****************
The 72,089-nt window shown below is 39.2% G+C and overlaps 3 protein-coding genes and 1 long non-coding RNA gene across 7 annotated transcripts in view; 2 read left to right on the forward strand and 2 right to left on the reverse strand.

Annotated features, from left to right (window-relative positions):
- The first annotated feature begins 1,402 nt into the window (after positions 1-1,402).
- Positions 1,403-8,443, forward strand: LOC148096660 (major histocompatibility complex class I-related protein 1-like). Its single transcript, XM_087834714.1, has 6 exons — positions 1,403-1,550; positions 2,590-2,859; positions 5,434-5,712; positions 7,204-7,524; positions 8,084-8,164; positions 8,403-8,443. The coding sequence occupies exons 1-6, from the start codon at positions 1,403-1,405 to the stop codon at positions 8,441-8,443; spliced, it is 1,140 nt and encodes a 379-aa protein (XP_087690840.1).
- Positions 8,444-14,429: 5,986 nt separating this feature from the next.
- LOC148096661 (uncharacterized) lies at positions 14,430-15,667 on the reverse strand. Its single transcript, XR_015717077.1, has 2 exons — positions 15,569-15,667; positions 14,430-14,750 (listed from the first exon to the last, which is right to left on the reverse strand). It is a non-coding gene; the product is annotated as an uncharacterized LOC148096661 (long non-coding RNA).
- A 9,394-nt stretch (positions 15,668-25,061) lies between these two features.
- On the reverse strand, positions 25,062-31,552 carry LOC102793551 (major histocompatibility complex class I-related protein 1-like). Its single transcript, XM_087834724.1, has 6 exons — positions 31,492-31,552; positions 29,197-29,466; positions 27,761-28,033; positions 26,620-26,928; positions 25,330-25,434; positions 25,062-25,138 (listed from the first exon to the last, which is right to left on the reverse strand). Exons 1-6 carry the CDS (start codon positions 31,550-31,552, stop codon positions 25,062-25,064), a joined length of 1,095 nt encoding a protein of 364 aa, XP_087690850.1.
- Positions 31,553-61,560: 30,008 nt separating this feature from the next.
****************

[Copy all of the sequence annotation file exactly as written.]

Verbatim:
The 72,089-nt window shown below is 39.2% G+C and overlaps 3 protein-coding genes and 1 long non-coding RNA gene across 7 annotated transcripts in view; 2 read left to right on the forward strand and 2 right to left on the reverse strand.

Annotated features, from left to right (window-relative positions):
- The first annotated feature begins 1,402 nt into the window (after positions 1-1,402).
- Positions 1,403-8,443, forward strand: LOC148096660 (major histocompatibility complex class I-related protein 1-like). Its single transcript, XM_087834714.1, has 6 exons — positions 1,403-1,550; positions 2,590-2,859; positions 5,434-5,712; positions 7,204-7,524; positions 8,084-8,164; positions 8,403-8,443. The coding sequence occupies exons 1-6, from the start codon at positions 1,403-1,405 to the stop codon at positions 8,441-8,443; spliced, it is 1,140 nt and encodes a 379-aa protein (XP_087690840.1).
- Positions 8,444-14,429: 5,986 nt separating this feature from the next.
- LOC148096661 (uncharacterized) lies at positions 14,430-15,667 on the reverse strand. Its single transcript, XR_015717077.1, has 2 exons — positions 15,569-15,667; positions 14,430-14,750 (listed from the first exon to the last, which is right to left on the reverse strand). It is a non-coding gene; the product is annotated as an uncharacterized LOC148096661 (long non-coding RNA).
- A 9,394-nt stretch (positions 15,668-25,061) lies between these two features.
- On the reverse strand, positions 25,062-31,552 carry LOC102793551 (major histocompatibility complex class I-related protein 1-like). Its single transcript, XM_087834724.1, has 6 exons — positions 31,492-31,552; positions 29,197-29,466; positions 27,761-28,033; positions 26,620-26,928; positions 25,330-25,434; positions 25,062-25,138 (listed from the first exon to the last, which is right to left on the reverse strand). Exons 1-6 carry the CDS (start codon positions 31,550-31,552, stop codon positions 25,062-25,064), a joined length of 1,095 nt encoding a protein of 364 aa, XP_087690850.1.
- Positions 31,553-61,560: 30,008 nt separating this feature from the next.